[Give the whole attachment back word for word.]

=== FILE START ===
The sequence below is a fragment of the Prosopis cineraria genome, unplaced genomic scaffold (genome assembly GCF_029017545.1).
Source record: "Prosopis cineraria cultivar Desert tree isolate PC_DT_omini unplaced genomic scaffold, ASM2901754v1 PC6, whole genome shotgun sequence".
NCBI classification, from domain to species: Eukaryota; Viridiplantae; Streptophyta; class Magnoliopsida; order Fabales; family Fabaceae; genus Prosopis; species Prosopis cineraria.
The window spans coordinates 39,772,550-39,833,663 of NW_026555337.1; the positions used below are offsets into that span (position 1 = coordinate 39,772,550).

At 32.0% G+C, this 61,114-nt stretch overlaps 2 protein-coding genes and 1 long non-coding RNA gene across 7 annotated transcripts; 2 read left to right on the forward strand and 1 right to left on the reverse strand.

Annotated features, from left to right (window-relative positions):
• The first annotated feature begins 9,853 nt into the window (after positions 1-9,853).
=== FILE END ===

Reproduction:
The sequence below is a fragment of the Prosopis cineraria genome, unplaced genomic scaffold (genome assembly GCF_029017545.1).
Source record: "Prosopis cineraria cultivar Desert tree isolate PC_DT_omini unplaced genomic scaffold, ASM2901754v1 PC6, whole genome shotgun sequence".
NCBI classification, from domain to species: Eukaryota; Viridiplantae; Streptophyta; class Magnoliopsida; order Fabales; family Fabaceae; genus Prosopis; species Prosopis cineraria.
The window spans coordinates 39,772,550-39,833,663 of NW_026555337.1; the positions used below are offsets into that span (position 1 = coordinate 39,772,550).

At 32.0% G+C, this 61,114-nt stretch overlaps 2 protein-coding genes and 1 long non-coding RNA gene across 7 annotated transcripts; 2 read left to right on the forward strand and 1 right to left on the reverse strand.

Annotated features, from left to right (window-relative positions):
• The first annotated feature begins 9,853 nt into the window (after positions 1-9,853).